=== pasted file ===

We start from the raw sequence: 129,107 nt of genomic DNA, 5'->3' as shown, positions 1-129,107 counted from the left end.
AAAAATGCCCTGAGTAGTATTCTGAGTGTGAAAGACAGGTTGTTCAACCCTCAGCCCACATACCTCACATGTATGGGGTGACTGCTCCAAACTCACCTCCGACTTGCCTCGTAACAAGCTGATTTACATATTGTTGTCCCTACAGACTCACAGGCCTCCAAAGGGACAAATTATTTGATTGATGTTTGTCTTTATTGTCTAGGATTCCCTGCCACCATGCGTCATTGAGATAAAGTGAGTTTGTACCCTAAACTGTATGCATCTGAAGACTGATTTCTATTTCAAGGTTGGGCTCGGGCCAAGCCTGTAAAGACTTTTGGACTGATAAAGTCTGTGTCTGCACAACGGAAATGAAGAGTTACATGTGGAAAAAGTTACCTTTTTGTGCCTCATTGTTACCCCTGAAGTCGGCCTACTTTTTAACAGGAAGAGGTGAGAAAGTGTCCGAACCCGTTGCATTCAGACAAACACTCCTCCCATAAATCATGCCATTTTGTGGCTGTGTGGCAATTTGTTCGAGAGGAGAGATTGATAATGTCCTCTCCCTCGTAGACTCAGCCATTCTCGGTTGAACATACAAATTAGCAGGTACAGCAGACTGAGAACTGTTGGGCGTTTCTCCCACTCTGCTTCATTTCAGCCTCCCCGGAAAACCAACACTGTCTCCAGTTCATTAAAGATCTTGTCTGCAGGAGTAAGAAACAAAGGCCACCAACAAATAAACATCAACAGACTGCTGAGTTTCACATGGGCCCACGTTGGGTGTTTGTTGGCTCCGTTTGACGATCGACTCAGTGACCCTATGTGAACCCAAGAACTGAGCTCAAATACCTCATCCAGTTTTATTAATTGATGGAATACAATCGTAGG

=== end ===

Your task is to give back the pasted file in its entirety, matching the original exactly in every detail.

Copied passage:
We start from the raw sequence: 129,107 nt of genomic DNA, 5'->3' as shown, positions 1-129,107 counted from the left end.
AAAAATGCCCTGAGTAGTATTCTGAGTGTGAAAGACAGGTTGTTCAACCCTCAGCCCACATACCTCACATGTATGGGGTGACTGCTCCAAACTCACCTCCGACTTGCCTCGTAACAAGCTGATTTACATATTGTTGTCCCTACAGACTCACAGGCCTCCAAAGGGACAAATTATTTGATTGATGTTTGTCTTTATTGTCTAGGATTCCCTGCCACCATGCGTCATTGAGATAAAGTGAGTTTGTACCCTAAACTGTATGCATCTGAAGACTGATTTCTATTTCAAGGTTGGGCTCGGGCCAAGCCTGTAAAGACTTTTGGACTGATAAAGTCTGTGTCTGCACAACGGAAATGAAGAGTTACATGTGGAAAAAGTTACCTTTTTGTGCCTCATTGTTACCCCTGAAGTCGGCCTACTTTTTAACAGGAAGAGGTGAGAAAGTGTCCGAACCCGTTGCATTCAGACAAACACTCCTCCCATAAATCATGCCATTTTGTGGCTGTGTGGCAATTTGTTCGAGAGGAGAGATTGATAATGTCCTCTCCCTCGTAGACTCAGCCATTCTCGGTTGAACATACAAATTAGCAGGTACAGCAGACTGAGAACTGTTGGGCGTTTCTCCCACTCTGCTTCATTTCAGCCTCCCCGGAAAACCAACACTGTCTCCAGTTCATTAAAGATCTTGTCTGCAGGAGTAAGAAACAAAGGCCACCAACAAATAAACATCAACAGACTGCTGAGTTTCACATGGGCCCACGTTGGGTGTTTGTTGGCTCCGTTTGACGATCGACTCAGTGACCCTATGTGAACCCAAGAACTGAGCTCAAATACCTCATCCAGTTTTATTAATTGATGGAATACAATCGTAGG